Following the news that the Foreign and Commonwealth Office has extended its travel warning indefinitely, Martin Lewis and his Money Saving Expert team have stepped up to help Britons who are concerned about future holiday plans they may have. On March 17 the FCO advised Britons against all but essential travel for the next 30 days, which would have seen the warning removed in April. However, over the weekend this time period was changed, and now it is unknown when travel will resume.
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The most up to date travel advice on the FCO website states: “As countries respond to the COVID-19 pandemic, including travel and border restrictions, the FCO advises British nationals against all but essential international travel.
“Any country or area may restrict travel without notice.
“If you live in the UK and are currently travelling abroad, you are strongly advised to return now, where and while there are still commercial routes available.
“Many airlines are suspending flights and many airports are closing, preventing flights from leaving.”
As a result, many would-be holidaymakers are now concerned about the fate of their holiday plans and considered whether they should cancel flights, hotels and other bookings now.
Though every situation is different, the FCO travel advisory does benefit holidaymakers who are hoping for a refund or for their travel insurance to payout.
Will I get my money back for cancelled holiday plans?
If coronavirus forces the cancellation of your holiday by your flight or holiday operator in almost all cases travellers will receive refunds.
Martin Lewis explains: “If your flight has been cancelled, providing it is an EU flight, then you are entitled by law to a refund, not vouchers.”
An EU flight is any flight covered by EU Regulation 261/2004, which is all journeys leaving from or returning to the EU or UK.
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However, across the board airlines who are cancelling flights appear to be offering refunds or vouchers for future travel to affected customers.
The rules surrounding hotels varies a little, and it is best to speak to your hotel booking operator or accommodation directly to find out what options are available.
Though some are offering full refunds, others are asking guests to move their booking to a later date or accept a voucher for future stays.
While you are entitled to your money back, Mr Lewis says asking for a cash refund should be done “ethically and morally”.
Speaking on the Emma Barnett Show on BBC Radio 5 Live, Martin said: “I would say in this day and age we are trying to keep as many companies surviving as we can.
“If you can take the voucher and that wouldn’t compromise you and your finances, taking that voucher from this company may just be what keeps this company going and keeps its staff in a job.
“So I’m not telling anybody to do that, I’m saying we must all look at our own personal, ethics, morality and situation which is very important to decide how hard we are going to push in these unprecedented times.”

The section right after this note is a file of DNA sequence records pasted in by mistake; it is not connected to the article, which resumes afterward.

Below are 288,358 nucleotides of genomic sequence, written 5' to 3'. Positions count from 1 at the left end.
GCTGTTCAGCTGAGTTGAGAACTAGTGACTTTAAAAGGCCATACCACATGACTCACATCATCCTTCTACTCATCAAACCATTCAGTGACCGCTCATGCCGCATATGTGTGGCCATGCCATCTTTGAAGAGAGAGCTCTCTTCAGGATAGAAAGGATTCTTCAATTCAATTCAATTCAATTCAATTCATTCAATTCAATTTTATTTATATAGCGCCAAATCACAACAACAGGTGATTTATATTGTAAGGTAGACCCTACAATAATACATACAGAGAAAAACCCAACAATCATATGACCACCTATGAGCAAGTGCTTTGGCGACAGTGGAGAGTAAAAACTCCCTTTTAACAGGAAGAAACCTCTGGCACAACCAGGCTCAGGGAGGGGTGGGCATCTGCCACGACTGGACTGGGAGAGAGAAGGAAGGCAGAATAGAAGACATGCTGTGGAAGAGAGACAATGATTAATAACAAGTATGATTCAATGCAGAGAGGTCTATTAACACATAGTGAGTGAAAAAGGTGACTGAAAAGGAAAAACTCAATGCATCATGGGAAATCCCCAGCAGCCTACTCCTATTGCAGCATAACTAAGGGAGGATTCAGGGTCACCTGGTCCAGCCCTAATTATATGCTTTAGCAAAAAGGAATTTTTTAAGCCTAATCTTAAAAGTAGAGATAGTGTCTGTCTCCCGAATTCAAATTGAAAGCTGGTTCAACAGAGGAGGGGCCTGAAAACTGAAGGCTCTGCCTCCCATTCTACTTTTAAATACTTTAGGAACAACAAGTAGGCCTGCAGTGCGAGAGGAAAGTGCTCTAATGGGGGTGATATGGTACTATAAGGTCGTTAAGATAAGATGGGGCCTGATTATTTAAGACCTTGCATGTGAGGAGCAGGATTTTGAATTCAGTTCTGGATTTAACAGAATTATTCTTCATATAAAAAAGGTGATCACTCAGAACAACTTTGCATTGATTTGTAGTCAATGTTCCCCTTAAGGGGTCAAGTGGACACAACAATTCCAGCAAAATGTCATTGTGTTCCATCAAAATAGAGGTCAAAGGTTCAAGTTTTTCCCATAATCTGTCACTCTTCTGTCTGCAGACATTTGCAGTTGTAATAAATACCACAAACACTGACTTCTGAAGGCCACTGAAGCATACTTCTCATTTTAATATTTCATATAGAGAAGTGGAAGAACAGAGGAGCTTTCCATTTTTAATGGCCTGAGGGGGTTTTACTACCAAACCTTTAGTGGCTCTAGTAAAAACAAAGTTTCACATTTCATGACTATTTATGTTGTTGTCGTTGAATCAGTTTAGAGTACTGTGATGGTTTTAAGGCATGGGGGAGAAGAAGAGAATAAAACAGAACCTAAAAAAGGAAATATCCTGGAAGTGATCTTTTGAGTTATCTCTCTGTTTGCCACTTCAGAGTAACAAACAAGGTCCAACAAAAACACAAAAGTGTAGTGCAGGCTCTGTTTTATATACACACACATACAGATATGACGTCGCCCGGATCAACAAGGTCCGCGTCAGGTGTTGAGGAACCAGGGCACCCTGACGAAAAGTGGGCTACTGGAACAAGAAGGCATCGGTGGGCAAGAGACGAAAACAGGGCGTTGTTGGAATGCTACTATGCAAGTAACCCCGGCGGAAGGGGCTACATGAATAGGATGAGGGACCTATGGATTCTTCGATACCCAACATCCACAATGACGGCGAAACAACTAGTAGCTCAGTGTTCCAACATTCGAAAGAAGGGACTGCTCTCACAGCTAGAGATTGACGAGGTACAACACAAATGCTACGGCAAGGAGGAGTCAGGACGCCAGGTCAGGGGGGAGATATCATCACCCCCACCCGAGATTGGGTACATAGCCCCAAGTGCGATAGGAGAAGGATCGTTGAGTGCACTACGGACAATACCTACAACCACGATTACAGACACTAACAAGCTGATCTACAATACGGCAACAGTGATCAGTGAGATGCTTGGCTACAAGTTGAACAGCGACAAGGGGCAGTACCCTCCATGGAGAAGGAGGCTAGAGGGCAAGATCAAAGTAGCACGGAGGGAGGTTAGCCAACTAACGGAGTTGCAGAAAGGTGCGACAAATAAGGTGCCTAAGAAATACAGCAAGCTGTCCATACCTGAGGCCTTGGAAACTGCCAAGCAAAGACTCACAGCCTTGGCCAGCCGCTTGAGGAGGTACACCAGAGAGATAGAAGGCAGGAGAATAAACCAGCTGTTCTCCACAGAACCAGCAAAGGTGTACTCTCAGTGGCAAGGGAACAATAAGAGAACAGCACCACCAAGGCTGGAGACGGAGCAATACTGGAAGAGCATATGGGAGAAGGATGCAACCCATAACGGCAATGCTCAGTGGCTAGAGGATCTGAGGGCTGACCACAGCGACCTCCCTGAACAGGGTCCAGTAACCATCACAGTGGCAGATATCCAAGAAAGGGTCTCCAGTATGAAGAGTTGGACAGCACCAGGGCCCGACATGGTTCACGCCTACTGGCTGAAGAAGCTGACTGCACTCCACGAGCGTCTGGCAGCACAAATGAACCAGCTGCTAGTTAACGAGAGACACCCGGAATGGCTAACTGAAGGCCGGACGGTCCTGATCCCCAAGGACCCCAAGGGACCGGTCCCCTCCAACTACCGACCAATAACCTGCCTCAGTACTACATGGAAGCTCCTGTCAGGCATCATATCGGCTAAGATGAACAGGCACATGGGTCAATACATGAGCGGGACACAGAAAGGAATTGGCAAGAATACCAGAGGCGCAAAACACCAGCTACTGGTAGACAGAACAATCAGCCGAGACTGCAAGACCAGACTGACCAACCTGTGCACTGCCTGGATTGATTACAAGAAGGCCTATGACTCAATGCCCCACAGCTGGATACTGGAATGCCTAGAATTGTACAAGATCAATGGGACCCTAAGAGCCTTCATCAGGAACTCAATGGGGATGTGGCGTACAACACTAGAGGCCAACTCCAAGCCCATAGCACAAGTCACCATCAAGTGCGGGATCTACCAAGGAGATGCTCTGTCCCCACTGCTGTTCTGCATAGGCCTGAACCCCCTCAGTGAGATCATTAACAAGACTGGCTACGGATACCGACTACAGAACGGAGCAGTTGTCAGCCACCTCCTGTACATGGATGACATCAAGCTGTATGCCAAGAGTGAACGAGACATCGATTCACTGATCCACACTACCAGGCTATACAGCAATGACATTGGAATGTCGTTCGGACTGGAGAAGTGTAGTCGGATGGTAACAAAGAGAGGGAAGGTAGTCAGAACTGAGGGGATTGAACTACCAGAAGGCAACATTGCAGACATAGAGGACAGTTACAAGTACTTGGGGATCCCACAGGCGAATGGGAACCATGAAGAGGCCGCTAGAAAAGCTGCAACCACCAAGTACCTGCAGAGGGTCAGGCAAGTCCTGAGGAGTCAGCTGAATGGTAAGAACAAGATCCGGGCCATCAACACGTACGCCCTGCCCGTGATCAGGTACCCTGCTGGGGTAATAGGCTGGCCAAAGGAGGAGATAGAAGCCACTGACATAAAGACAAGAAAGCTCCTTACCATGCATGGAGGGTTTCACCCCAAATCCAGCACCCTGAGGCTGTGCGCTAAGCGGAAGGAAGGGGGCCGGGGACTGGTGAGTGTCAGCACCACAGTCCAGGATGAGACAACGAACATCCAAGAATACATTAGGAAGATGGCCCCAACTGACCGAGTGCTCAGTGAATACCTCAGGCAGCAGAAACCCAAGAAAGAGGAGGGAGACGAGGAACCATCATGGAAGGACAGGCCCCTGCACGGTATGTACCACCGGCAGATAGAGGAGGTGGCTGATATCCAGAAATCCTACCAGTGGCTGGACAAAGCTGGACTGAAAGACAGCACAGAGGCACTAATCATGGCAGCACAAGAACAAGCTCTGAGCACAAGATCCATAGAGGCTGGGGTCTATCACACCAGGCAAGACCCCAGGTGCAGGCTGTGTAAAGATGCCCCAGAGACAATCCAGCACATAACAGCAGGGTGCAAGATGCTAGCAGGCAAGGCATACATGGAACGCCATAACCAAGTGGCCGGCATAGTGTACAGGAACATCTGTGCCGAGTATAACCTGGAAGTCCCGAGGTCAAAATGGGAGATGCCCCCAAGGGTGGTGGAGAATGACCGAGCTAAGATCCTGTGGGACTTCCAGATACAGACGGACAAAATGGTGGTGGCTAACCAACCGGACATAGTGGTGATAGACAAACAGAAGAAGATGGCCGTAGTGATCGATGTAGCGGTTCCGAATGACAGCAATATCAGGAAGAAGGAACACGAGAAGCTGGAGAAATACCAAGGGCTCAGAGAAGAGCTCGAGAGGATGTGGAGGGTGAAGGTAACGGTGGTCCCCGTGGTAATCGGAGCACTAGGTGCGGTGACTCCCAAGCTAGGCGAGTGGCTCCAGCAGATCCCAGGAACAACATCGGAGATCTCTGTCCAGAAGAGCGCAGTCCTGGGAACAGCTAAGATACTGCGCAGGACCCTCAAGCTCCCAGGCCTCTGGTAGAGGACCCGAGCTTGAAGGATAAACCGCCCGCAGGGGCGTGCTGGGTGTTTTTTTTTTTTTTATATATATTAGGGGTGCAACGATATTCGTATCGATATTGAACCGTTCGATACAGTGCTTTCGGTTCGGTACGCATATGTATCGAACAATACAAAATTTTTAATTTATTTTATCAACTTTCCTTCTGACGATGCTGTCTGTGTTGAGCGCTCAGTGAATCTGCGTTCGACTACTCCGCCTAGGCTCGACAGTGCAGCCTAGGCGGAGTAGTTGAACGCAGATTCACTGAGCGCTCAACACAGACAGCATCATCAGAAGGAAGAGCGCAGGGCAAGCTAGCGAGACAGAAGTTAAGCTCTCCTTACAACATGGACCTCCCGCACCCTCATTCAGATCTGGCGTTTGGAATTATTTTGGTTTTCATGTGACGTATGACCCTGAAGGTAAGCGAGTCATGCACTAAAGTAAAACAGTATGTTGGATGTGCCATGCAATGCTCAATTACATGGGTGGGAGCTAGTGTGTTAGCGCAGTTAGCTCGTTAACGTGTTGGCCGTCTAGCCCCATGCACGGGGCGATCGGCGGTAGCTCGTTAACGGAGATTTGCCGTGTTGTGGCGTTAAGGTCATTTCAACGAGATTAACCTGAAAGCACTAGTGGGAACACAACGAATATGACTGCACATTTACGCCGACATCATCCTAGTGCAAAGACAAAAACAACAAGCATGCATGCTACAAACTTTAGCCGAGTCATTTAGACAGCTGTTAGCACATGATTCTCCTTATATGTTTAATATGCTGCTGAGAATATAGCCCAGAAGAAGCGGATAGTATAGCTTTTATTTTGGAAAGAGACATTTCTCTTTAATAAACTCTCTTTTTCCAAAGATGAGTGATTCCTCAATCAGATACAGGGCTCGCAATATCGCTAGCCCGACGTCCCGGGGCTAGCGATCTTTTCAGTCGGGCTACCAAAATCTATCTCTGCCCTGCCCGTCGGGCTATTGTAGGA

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Will my travel insurance payout?
As the FCO is now warning against travel to all international countries indefinitely, almost all travel insurers will now have to payout.
According to the Money Saving Expert website: “If there’s an FCO travel advisory for a country you’re set to travel to in the near future, you will be able to claim on most, but not all, travel insurance policies, even if your flight and hotel are still available (though you should go to the airline or hotel for a refund first).”
However, it’s vital you check the terms and conditions of your policy, as well as the date of purchase.
Many big-name insurers have amended their policies to only provide coverage for COVID-19 related cancellations to those who purchased their insurance prior to the World Health Organisation naming the virus a pandemic.
Money Saving Expert continues: “If you have a holiday booked but no insurance, then sadly it’s likely too late.
“We don’t know of any policies offering cover for coronavirus-caused cancellations and claims, and even if you have an annual policy, most are now excluding coronavirus cover for newly-booked trips.”
Should I cancel any travel plans for later in the year?
Though the FCO has implemented a warning “indefinitely” there is every chance it could be lifted in time for summer holidays.
Mr Lewis has advised holidaymakers to leave any plans in place until the travel firm cancels them, as insurance will not pay out should the FCO ban be lifted.
“If you can’t cancel for free and you will lose all your money, don’t cancel,” clarified Martin.
“Then leave it and if you can’t go hope that by that time the Foreign Office has said you can’t go so your travel insurance will be impacted.” Luckily, many airlines are allowing passengers to cancel or amend travel dates free of charge.
Mr Lewis additionally urges Britons still paying off holidays to continue to do so.
“Talk to your travel insurance company and see what they say and see what the prediction would be,” the Money Saving Expert advised.
“You have to balance up what’s more important to you. Are you actually going to go?
“If you’re not going to go even if they don’t extend the advice I would take the hit and lose the money,” he said.
However, Martin added: “If you are going to go, then pay it.”
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